This original article by Keith Leslie, Canadian Press here
TORONTO—Ontario plans to increase its charge for water-taking permits for bottled water companies in the new year, but Premier Kathleen Wynne says she wants a bigger discussion on the future of the entire industry.
The province charges $3.71 for every million litres of water taken, on top of a permit fee of $750 for low- or medium-risk water takings.
“Absolutely that needs to go up, but the reason that we wanted a bit more time to look at this is, is that enough? Is it enough that the price just goes up?” she asked in a year-end interview with The Canadian Press.
“I really think we need to look at the culture around bottled water. Why are we all drinking water out of bottles when most of us don’t need to?”
There are situations where bottled water is needed because of old pipes or other problems, said Wynne.
“But do all of us need to be using bottled water?” she asked. “I think we need to have a bigger look at the whole industry, and our role in regulating it.”
Wellington Water Watchers, a group of environmentalists in the Guelph, Ont., area an hours’ drive west of Toronto, agreed that increasing the price for permits for bottled water companies won’t address concerns about water use.
“It’s not just about increasing the price,” said Water Watchers chair Mike Nagy. “No price would be high enough to stop some companies from doing what they’re doing because the profits are so high.”
The government should counter aggressive marketing by bottled water companies with public information campaigns about the safety of tap water, added Nagy.
“It’s been about 20 years of solid marketing, making out as if this was a healthy product — healthier than the sugar drinks that they also market — and it’s time that the government take back that voice,” he said. “We believe the province has failed to educate the public that there is no lower environmental footprint and healthier thing to do than drink tap water and bring a reusable container with you.”
Wynne imposed a two-year moratorium on permits for new or expanded bottled water operations after Nestlé purchased a well that the small but fast-growing township of Centre Wellington wanted for its drinking water supply.
The province also posted proposed new regulations for bottled water companies with existing permits for public comment until the end of January.
They would limit the period of water-taking permits to one to five years, down from the current maximum of 10 years, and require companies to issue weekly reports on how much water they are permitted to take and how much they actually take.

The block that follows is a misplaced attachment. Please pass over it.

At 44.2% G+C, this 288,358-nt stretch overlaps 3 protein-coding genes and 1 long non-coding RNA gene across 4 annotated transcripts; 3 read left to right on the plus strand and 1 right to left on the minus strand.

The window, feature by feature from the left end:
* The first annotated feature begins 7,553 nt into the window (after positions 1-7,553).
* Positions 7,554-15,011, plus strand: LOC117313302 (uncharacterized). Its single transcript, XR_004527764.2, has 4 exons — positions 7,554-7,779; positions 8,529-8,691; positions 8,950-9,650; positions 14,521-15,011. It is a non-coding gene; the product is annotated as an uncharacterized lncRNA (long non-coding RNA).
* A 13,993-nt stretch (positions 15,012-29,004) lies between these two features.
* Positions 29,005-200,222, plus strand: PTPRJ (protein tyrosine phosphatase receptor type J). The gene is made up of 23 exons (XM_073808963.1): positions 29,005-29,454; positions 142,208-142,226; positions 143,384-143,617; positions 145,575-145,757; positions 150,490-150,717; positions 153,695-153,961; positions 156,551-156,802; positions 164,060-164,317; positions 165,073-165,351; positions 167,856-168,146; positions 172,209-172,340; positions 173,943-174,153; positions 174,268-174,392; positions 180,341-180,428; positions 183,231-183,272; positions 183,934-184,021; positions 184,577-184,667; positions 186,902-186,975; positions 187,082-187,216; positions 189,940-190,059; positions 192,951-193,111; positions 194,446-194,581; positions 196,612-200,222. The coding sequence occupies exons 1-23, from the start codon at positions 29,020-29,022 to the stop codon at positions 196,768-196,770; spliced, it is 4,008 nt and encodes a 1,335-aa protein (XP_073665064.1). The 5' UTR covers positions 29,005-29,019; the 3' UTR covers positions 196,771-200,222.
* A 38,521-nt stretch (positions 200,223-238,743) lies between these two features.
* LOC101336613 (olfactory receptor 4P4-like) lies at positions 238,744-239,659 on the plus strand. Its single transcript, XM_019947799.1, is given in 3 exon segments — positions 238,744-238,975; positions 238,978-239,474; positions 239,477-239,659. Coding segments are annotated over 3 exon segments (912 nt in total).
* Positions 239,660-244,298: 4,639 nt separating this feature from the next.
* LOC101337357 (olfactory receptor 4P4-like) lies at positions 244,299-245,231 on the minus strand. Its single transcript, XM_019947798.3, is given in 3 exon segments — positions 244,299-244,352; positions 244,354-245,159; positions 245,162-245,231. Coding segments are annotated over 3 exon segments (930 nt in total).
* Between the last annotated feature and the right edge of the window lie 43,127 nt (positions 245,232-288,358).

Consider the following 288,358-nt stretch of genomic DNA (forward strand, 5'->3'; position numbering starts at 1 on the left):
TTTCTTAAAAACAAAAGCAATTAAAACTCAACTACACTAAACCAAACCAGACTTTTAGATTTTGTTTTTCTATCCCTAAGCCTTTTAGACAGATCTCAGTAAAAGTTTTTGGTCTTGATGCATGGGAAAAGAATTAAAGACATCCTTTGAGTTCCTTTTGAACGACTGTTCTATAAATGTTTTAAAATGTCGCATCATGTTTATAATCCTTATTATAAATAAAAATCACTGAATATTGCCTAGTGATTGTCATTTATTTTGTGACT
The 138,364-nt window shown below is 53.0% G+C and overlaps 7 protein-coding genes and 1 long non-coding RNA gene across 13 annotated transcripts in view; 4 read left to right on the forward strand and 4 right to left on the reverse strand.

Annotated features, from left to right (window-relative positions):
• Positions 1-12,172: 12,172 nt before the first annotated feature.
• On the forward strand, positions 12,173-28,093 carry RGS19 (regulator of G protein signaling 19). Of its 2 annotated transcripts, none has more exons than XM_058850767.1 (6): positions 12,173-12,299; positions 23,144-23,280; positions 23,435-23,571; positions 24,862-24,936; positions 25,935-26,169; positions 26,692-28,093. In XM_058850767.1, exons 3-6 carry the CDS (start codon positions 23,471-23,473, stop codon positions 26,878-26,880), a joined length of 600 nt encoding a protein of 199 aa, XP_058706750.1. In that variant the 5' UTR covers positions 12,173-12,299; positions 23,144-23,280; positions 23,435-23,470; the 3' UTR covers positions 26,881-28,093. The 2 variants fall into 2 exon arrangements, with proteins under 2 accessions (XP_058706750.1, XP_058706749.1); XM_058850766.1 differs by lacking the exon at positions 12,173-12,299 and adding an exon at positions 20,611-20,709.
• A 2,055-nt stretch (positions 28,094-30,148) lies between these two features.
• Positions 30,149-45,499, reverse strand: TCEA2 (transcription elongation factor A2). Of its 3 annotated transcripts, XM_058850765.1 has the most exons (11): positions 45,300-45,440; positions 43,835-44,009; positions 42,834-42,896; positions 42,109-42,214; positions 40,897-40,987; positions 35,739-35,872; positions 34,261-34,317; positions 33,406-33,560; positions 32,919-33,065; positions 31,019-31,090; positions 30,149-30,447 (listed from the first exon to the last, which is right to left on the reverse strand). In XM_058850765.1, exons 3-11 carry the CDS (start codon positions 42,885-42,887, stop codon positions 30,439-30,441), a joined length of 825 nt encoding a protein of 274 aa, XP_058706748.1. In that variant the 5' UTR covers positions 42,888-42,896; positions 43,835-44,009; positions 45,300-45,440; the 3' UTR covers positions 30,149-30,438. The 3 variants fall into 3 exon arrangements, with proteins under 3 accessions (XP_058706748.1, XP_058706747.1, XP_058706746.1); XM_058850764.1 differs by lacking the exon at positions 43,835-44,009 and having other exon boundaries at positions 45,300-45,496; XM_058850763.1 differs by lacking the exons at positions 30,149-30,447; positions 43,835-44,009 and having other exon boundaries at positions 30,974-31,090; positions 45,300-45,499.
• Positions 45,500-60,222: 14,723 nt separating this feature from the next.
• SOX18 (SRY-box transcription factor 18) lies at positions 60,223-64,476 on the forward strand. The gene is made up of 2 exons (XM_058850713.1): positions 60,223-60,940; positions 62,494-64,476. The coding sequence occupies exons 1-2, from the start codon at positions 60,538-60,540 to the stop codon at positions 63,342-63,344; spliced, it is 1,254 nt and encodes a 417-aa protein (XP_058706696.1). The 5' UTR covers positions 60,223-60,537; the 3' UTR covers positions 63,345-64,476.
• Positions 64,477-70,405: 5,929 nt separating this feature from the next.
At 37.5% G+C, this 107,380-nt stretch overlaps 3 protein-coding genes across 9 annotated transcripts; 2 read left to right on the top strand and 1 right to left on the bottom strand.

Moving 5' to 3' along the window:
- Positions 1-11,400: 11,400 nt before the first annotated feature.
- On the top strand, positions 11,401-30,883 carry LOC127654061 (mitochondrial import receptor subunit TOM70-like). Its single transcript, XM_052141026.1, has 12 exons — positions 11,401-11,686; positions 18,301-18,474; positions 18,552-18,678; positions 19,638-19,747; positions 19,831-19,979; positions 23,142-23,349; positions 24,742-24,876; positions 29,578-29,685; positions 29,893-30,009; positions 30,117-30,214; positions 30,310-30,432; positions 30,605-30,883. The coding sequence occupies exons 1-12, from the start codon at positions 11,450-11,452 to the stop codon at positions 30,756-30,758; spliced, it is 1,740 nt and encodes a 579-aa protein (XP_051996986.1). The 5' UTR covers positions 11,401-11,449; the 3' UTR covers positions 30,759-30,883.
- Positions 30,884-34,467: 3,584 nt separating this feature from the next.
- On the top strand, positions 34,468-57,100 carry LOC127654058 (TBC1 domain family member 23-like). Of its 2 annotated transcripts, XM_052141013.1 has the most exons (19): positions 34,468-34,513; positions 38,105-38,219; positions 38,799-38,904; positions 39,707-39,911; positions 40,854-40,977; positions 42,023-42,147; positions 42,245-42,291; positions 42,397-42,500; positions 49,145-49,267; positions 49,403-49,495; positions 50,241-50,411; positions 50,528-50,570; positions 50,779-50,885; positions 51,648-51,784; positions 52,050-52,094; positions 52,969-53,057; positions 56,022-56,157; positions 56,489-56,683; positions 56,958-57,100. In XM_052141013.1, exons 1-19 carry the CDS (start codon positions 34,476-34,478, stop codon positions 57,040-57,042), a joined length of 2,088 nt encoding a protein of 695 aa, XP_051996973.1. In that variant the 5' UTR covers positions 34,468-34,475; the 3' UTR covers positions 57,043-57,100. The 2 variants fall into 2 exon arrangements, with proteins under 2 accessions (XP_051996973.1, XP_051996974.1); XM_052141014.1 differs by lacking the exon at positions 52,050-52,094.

There would also be stricter scientific requirements for water taking permits including studies on the cumulative impact of the practice, and reviews looking at the anticipated impacts of climate change such as more severe droughts.
Stronger regulations of the bottled water industry and more public education about the safety of tap water could help the province achieve its goals to reduce greenhouse gas emissions and the impacts of climate change, said Nagy.
“Climate change, droughts, carbon emissions are all tied to this very wasteful industry,” he said. “It should be part of that holistic discussion about people not just rejecting products that are wasteful, but also reconnecting on a personal level with their water, and we mean that very sincerely.”
The Canadian Bottled Water Association said making bottled water more expensive for producers would only end up making it more expensive for consumers.
“The industry cannot absorb additional costs,” spokeswoman Elizabeth Griswold said in an email. “Increasing cost for Ontario companies would also serve to open the market for imported bottled water, and many Ontario jobs would be lost.”
Des résidents d’Elora dans la région de Guelph s’opposent à ce que Nestlé achète une usine locale et obtienne un permis pour exploiter un puits. Nestlé souhaite l’utiliser pour alimenter son usine d’embouteillage à une trentaine de kilomètres d’Elora.
Dans cette petite ville idyllique au nord-ouest de Toronto, de nombreux résidents ont leur propre puits. Une source d’eau précieuse, mais limitée, explique Lindsay Boger, qui a déjà vu son puits à sec.
Les résidents craignent l’impact de l’exploitation de Nestlé sur la qualité et la quantité d’eau de la nappe phréatique. Selon eux, les autorités n’ont pas toutes les données en main pour pourvoir évaluer l’impact que pourrait avoir un tel projet.
Pour le moment, Nestlé a déposé une offre conditionnelle sur le puits. La compagnie réalise des tests pour mieux évaluer le potentiel de la source. Elle ajoute que la question de la durabilité la préoccupe tout autant que les résidents.
Nestlé attend la permission du gouvernement provincial pour pouvoir aller de l’avant avec des tests de pompage sur une période de 30 jours, afin d’avoir une meilleure idée de la durabilité du puits. La compagnie espère obtenir le permis pour commencer les essais dans les prochains mois.
Avec un reportage de Sara-Christine Gemson